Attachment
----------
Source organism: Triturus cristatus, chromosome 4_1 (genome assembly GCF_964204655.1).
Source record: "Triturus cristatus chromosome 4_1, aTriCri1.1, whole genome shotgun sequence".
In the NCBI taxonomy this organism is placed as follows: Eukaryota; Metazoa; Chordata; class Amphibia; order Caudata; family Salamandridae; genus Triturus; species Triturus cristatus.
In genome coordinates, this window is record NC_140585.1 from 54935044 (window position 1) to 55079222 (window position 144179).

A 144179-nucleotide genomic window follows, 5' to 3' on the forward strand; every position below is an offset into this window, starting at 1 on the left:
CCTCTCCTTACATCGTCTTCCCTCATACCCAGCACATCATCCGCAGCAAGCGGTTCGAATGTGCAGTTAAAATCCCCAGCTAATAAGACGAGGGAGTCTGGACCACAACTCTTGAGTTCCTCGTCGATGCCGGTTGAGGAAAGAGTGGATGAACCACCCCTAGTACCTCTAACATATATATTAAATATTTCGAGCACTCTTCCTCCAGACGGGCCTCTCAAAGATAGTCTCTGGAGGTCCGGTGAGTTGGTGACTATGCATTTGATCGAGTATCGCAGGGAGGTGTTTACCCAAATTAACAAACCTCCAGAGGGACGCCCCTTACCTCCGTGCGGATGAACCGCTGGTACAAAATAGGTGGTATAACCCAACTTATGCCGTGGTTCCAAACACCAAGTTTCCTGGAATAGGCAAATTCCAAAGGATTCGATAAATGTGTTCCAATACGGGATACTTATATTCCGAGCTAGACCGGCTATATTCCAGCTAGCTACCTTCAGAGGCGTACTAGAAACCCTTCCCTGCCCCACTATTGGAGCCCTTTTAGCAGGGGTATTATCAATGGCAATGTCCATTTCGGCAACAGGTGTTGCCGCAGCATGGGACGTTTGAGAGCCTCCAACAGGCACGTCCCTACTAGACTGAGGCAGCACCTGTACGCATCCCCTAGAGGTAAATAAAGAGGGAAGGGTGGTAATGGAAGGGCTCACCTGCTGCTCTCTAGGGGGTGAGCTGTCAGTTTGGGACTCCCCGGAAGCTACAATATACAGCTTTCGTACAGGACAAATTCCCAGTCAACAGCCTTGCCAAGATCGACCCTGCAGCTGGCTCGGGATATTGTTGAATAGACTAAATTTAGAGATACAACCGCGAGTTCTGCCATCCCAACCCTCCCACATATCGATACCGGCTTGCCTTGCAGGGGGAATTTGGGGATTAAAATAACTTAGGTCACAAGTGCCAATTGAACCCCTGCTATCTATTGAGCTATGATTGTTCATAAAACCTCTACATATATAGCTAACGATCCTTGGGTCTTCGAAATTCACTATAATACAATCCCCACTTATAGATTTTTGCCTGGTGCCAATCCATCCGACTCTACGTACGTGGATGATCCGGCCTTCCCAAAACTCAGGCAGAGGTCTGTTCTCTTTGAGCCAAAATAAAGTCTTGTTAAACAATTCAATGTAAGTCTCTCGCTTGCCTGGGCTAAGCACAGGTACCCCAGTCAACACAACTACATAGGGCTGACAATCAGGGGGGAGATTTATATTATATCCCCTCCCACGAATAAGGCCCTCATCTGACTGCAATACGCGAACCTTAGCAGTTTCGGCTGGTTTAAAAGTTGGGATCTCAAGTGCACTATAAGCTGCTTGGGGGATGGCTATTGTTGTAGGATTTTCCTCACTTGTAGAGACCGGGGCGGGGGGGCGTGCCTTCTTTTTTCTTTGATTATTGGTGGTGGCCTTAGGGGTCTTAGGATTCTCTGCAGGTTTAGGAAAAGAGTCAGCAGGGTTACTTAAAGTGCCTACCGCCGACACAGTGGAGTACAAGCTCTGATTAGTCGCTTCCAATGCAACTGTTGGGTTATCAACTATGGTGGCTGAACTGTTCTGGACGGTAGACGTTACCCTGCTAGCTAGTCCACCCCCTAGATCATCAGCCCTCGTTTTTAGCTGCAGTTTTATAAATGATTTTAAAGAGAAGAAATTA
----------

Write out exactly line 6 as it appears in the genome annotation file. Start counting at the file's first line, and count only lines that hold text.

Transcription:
CCTCTCCTTACATCGTCTTCCCTCATACCCAGCACATCATCCGCAGCAAGCGGTTCGAATGTGCAGTTAAAATCCCCAGCTAATAAGACGAGGGAGTCTGGACCACAACTCTTGAGTTCCTCGTCGATGCCGGTTGAGGAAAGAGTGGATGAACCACCCCTAGTACCTCTAACATATATATTAAATATTTCGAGCACTCTTCCTCCAGACGGGCCTCTCAAAGATAGTCTCTGGAGGTCCGGTGAGTTGGTGACTATGCATTTGATCGAGTATCGCAGGGAGGTGTTTACCCAAATTAACAAACCTCCAGAGGGACGCCCCTTACCTCCGTGCGGATGAACCGCTGGTACAAAATAGGTGGTATAACCCAACTTATGCCGTGGTTCCAAACACCAAGTTTCCTGGAATAGGCAAATTCCAAAGGATTCGATAAATGTGTTCCAATACGGGATACTTATATTCCGAGCTAGACCGGCTATATTCCAGCTAGCTACCTTCAGAGGCGTACTAGAAACCCTTCCCTGCCCCACTATTGGAGCCCTTTTAGCAGGGGTATTATCAATGGCAATGTCCATTTCGGCAACAGGTGTTGCCGCAGCATGGGACGTTTGAGAGCCTCCAACAGGCACGTCCCTACTAGACTGAGGCAGCACCTGTACGCATCCCCTAGAGGTAAATAAAGAGGGAAGGGTGGTAATGGAAGGGCTCACCTGCTGCTCTCTAGGGGGTGAGCTGTCAGTTTGGGACTCCCCGGAAGCTACAATATACAGCTTTCGTACAGGACAAATTCCCAGTCAACAGCCTTGCCAAGATCGACCCTGCAGCTGGCTCGGGATATTGTTGAATAGACTAAATTTAGAGATACAACCGCGAGTTCTGCCATCCCAACCCTCCCACATATCGATACCGGCTTGCCTTGCAGGGGGAATTTGGGGATTAAAATAACTTAGGTCACAAGTGCCAATTGAACCCCTGCTATCTATTGAGCTATGATTGTTCATAAAACCTCTACATATATAGCTAACGATCCTTGGGTCTTCGAAATTCACTATAATACAATCCCCACTTATAGATTTTTGCCTGGTGCCAATCCATCCGACTCTACGTACGTGGATGATCCGGCCTTCCCAAAACTCAGGCAGAGGTCTGTTCTCTTTGAGCCAAAATAAAGTCTTGTTAAACAATTCAATGTAAGTCTCTCGCTTGCCTGGGCTAAGCACAGGTACCCCAGTCAACACAACTACATAGGGCTGACAATCAGGGGGGAGATTTATATTATATCCCCTCCCACGAATAAGGCCCTCATCTGACTGCAATACGCGAACCTTAGCAGTTTCGGCTGGTTTAAAAGTTGGGATCTCAAGTGCACTATAAGCTGCTTGGGGGATGGCTATTGTTGTAGGATTTTCCTCACTTGTAGAGACCGGGGCGGGGGGGCGTGCCTTCTTTTTTCTTTGATTATTGGTGGTGGCCTTAGGGGTCTTAGGATTCTCTGCAGGTTTAGGAAAAGAGTCAGCAGGGTTACTTAAAGTGCCTACCGCCGACACAGTGGAGTACAAGCTCTGATTAGTCGCTTCCAATGCAACTGTTGGGTTATCAACTATGGTGGCTGAACTGTTCTGGACGGTAGACGTTACCCTGCTAGCTAGTCCACCCCCTAGATCATCAGCCCTCGTTTTTAGCTGCAGTTTTATAAATGATTTTAAAGAGAAGAAATTA